Melissa, what Supergirl comics did you read in preparation for production?
Benoist: I read some of the New 52 but what I love about what [the writers] have created is that I truly feel we are making the modern, 2016 version of her so I wanted to know the world but I wanted to separate myself from it to make her my own.
Will Supergirl have a lot of control of her powers in Season 1?
Berlanti: I think our collective gut is that she is at the beginning of her journey. Even the stuff that she thinks she knows will come into question. Not just about her powers, but her backstory and where she comes from. So, there is always a bit of mystery around that, her origins and just around what her capacities are.
Kara already has some strong support in her sister Alex (Chyler Leigh) and Metropolis transplant Jimmy Olsen (Mehcad Brooks). Will her allies eventually work together to form a team of sorts?
Ali Adler: I think something that separates Superman from Supergirl is that he is autonomous. He flies in Metropolis by himself. Something we are really proud of is that our episode two is titled, "Stronger Together." It really is maybe not just about a woman that is more readily able to accept help, but Kara really embracing that and getting that help from her sister, and Hank (David Harewood) and other forces at CatCo.
Kreisberg: I think one of the fun things about the show in the beginning is she does have very differentiated parts of her world. She has the DEO [Department of Extranormal Operations] led by Hank and where her sister works at, where she works as an unofficial agent of the DEO as Supergirl. But she also has Jimmy Olsen and Winn (Jeremy Jordan) and, whether she realizes it or not, Cat at CatCo in her day life. Part of the fun of the show is she is keeping these things very separate. As the show moves forward, they start to bleed into one another and you get the fun complications of the people who consider themselves the professional alien hunters having to deal with what they consider to be the civilian amateur alien hunter. What is great about the show is everybody has something to contribute, everybody has value, and everyone is constantly learning from each other. Kara learns very different things from these worlds. With the DEO, her sister and Hank, she learns to hone her powers and become an even better superhero, but from her friends at Cat Co, she learns the importance of being Kara Danvers, being a woman and being a human being, and staying ground and tied to the people, she is sworn to protect.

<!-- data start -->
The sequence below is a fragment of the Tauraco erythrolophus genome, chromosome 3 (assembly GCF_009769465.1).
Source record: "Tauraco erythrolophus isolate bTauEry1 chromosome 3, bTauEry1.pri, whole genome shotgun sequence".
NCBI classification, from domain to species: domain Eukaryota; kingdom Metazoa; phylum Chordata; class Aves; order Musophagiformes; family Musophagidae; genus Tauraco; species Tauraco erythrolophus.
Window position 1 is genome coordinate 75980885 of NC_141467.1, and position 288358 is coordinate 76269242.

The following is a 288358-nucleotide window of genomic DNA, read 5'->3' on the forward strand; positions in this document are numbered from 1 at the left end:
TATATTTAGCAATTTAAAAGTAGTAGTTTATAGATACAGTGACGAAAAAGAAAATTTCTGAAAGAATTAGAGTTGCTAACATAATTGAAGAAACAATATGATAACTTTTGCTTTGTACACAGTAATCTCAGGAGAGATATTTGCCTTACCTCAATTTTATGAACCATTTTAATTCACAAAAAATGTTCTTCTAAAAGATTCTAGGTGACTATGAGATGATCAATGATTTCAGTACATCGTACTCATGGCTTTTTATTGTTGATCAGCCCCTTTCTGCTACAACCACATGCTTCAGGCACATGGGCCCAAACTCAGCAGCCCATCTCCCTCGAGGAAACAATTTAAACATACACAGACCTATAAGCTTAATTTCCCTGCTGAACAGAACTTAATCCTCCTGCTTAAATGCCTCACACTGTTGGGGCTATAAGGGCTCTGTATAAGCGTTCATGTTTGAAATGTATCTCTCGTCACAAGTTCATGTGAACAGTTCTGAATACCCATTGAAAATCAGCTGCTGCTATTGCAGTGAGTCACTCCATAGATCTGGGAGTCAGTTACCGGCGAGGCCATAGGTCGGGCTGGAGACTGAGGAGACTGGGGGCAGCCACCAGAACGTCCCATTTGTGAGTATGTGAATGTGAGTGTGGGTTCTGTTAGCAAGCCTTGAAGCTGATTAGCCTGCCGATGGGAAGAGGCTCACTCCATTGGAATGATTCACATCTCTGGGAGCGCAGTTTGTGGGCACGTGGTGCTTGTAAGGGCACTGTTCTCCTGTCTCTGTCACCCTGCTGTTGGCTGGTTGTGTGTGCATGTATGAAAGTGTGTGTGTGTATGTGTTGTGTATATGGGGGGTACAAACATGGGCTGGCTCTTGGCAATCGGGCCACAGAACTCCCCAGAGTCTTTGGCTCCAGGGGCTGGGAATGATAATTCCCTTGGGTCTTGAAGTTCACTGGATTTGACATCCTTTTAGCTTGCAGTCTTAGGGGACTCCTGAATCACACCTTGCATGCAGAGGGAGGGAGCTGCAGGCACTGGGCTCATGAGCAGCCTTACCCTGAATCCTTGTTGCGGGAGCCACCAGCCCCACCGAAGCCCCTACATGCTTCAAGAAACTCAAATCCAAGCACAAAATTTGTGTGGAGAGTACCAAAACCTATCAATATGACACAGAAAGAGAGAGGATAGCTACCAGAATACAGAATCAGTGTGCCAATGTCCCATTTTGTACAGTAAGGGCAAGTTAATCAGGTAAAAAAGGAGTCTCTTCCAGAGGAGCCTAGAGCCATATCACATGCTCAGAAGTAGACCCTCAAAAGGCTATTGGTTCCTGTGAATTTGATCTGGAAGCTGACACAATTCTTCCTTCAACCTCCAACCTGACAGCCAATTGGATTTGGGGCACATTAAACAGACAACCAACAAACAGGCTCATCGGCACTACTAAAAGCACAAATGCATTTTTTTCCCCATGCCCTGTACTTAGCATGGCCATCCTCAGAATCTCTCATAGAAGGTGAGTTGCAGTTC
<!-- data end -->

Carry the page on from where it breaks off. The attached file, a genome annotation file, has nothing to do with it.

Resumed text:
Will you be adding other female characters for Kara to bond with?
Adler: Absolutely. We talk about her relationship with Cat Grant as a very important woman of power in her life. Ultimately, Cat Grant is a superhero too, as is her sister a superhero. But Cat in the pilot is the voice of wisdom, whether she says it in a kind way or not. She is always inspiring Supergirl to achieve higher heights. That is an amazing female relationship as well.
Berlanti: She is also going to become friends with Lucy Wayne, played by Jenna Dewan Tatum, who comes to the show as a former love interest of Jimmy's to add some complications. Part of the fun of it is Kara being the nicest person in the world, Lucy really likes her. The two of them have some adventures together.
The pace of the pilot is incredibly fast and action-packed. Is that the goal for the entire season?
Kreisberg: We are intending to keep up that pace. We don't know another way to do it. At any given moment there's a feature film on the Avengers or the Dark Knight or Man of Steel or Thor so you can get your kicks from this stuff anywhere. You really have to provide something special and singular every week to keep people entertained. We produce a Supergirl movie every week.
Adler: It's not Relaxedgirl. It's Supergirl. (Laughs)
Do you think the hopeful nature of this show will resonate with viewers more accustomed to dark superhero stories like Arrow or Gotham?
Kreisberg: Superman has always more than a hero but inspiration and a beacon of hope and something to aspire to. We're certainly guilty of putting a very dark hero on television in Arrow. But there is something about Supergirl that represents the light and hope and goodness in people. It's important for our times and our world and so tied into the character. There's a tendency to not embrace what things are and you do that at your peril, so we've embraced that and not only Melissa but the show itself can be an inspiration.
Supergirl moves to its regular time period (8/9 PM EST) on November 2.